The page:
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.shp with unknown coordinate system

I need to capture spatial information off of an old map and I can't determine the coordinate system of the image. I also need to examine/cross-reference some information via overlay. The subject area is Kirkland Lake Ontario, the scale of the map is 1 inch to 400 feet, and an example of the coordinates shown is 86,000E - 90,000N (on the southwest corner of the map).

I took a few guesses at the coordinate system (as did my co-worker) and we haven't had any success. We figured it might be something of the old NAD27 variety. I also tried using the road, rail, utility line and river layers from the province to georeference the old map, but I'm not having good results that way either. Accuracy is preferred too, so using the grid to georeference this map would be the preferred method. I fear this map may have been generated with some sort of custom coordinate sytem that the local mining companies were using many decades ago.

Any ideas?


2 Answers 2


I came across something rather similar. That is a mine grid that the company uses. As far as I could tell, it does not line up well with any co-ordinate system out there. I think it is based in NAD 83, but I am not sure. The way we figured it out was to talk to the mine itself. Good luck


Below is a link to a previous post that has various stratigies (from the GIS SE community) to help figure out an unknown coordinate system. The question below is for a vector layer but the idea is the same for a raster layer.

.Shp With Unknown Coordinate System

  • @art Good call. The questions are identical.
    – whuber
    Jun 8, 2011 at 15:15
  • ok .... following this particular thread .... I tried forcing the raster to align using government data in both NAD 27 & 83. ArcMap could not stretch the image anywhere near to an acceptable degree of accuracy. As for the coordinates shown on the grid, I have no idea what coordinate system to even attempt to try. Do you guys think rubbersheeting in CAD might yeild better results? (also -+1 @ art).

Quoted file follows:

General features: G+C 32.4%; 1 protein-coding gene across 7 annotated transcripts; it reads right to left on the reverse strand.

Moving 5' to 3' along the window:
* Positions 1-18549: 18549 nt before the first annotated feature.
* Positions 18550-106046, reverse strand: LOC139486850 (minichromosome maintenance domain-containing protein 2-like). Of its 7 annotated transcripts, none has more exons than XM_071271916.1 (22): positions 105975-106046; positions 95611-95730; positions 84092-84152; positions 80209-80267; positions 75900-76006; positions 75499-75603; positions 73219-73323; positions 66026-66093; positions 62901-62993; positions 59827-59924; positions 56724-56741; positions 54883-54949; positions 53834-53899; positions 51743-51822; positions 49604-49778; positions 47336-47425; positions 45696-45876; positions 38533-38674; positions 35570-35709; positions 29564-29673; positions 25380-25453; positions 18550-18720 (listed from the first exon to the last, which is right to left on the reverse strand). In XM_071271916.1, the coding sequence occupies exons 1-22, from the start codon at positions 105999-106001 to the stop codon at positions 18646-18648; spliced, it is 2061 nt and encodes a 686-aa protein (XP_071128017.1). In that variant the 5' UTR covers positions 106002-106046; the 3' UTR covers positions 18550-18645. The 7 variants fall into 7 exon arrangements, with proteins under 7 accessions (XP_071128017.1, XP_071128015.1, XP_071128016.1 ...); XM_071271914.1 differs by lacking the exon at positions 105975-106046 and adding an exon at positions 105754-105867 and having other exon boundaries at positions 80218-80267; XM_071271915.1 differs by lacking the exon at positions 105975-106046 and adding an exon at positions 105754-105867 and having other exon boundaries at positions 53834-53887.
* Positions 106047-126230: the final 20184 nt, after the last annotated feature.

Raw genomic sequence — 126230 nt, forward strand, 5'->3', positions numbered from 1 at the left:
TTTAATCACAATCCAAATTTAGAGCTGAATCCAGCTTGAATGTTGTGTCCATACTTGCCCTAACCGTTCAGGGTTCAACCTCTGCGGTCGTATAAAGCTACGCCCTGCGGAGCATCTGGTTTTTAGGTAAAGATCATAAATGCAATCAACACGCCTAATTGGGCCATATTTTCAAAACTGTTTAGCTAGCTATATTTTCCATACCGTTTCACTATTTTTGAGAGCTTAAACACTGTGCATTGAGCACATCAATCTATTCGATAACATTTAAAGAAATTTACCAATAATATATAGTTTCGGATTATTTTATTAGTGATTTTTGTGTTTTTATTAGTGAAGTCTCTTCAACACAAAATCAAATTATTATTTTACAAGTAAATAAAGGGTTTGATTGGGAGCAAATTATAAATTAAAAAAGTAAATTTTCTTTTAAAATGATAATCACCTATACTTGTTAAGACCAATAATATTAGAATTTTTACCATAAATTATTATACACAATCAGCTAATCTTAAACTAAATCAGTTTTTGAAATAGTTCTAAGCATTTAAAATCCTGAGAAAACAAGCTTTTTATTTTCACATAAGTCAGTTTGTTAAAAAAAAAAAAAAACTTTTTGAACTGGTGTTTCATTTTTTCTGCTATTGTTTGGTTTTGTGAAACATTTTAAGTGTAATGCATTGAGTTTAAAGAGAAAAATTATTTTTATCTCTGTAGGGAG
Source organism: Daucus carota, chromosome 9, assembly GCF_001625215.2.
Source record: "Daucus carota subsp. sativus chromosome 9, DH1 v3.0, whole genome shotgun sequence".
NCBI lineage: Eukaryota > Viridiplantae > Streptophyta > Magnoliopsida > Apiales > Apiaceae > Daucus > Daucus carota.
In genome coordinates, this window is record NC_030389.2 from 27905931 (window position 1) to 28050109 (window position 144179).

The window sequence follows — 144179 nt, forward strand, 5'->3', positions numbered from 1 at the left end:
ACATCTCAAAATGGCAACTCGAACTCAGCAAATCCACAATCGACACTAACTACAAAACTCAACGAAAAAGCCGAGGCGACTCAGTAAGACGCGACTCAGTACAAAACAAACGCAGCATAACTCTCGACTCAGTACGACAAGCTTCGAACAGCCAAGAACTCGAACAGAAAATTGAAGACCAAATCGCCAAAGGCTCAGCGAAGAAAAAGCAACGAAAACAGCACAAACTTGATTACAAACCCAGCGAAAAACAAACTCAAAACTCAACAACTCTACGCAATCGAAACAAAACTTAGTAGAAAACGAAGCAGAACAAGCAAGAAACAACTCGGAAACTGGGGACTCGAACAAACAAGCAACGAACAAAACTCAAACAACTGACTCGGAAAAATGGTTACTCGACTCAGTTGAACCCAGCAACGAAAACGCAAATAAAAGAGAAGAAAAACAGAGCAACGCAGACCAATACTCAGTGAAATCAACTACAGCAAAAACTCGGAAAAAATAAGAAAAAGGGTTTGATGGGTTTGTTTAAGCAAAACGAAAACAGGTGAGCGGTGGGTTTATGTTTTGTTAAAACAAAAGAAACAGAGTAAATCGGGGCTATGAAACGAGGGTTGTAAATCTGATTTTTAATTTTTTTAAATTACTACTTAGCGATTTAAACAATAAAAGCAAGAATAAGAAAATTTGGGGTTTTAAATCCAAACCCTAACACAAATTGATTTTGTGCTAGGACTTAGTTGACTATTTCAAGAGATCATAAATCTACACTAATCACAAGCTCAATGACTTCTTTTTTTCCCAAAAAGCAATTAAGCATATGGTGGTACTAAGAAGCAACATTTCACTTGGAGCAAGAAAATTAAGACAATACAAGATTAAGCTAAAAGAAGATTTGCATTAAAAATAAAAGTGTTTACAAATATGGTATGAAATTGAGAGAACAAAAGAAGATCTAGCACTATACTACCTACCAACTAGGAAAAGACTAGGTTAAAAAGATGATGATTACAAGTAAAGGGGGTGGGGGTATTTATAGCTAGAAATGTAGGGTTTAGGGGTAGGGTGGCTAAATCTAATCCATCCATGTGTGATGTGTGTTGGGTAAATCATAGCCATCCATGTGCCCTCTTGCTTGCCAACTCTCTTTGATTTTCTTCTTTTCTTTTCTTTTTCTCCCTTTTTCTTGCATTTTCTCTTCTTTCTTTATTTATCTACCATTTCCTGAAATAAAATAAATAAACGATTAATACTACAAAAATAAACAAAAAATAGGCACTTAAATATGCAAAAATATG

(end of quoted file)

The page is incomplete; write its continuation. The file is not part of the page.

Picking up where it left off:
– Dano
    Jun 8, 2011 at 15:27
  • It might, but you could always try the client. We had a very similar project, and the client told us exactly how to reference it. I think it is a custom co-ordinate system.
    – Andrew
    Jun 8, 2011 at 15:47
  • 1
    There appears to be enough features (buildings, water bodies, roads, rail) on the screen capture. You should not have any trouble georefereincing this. (you will probably need to rotate it first) Judging by the image you can't really expect any great accuracy here. Jun 8, 2011 at 16:02
  • 1
    Agreed with Jakub. There is enough detail in the area to georef. to, provided that the data you are using to georeference to is of good enough quality for the area.
    – Andrew
    Jun 8, 2011 at 17:02

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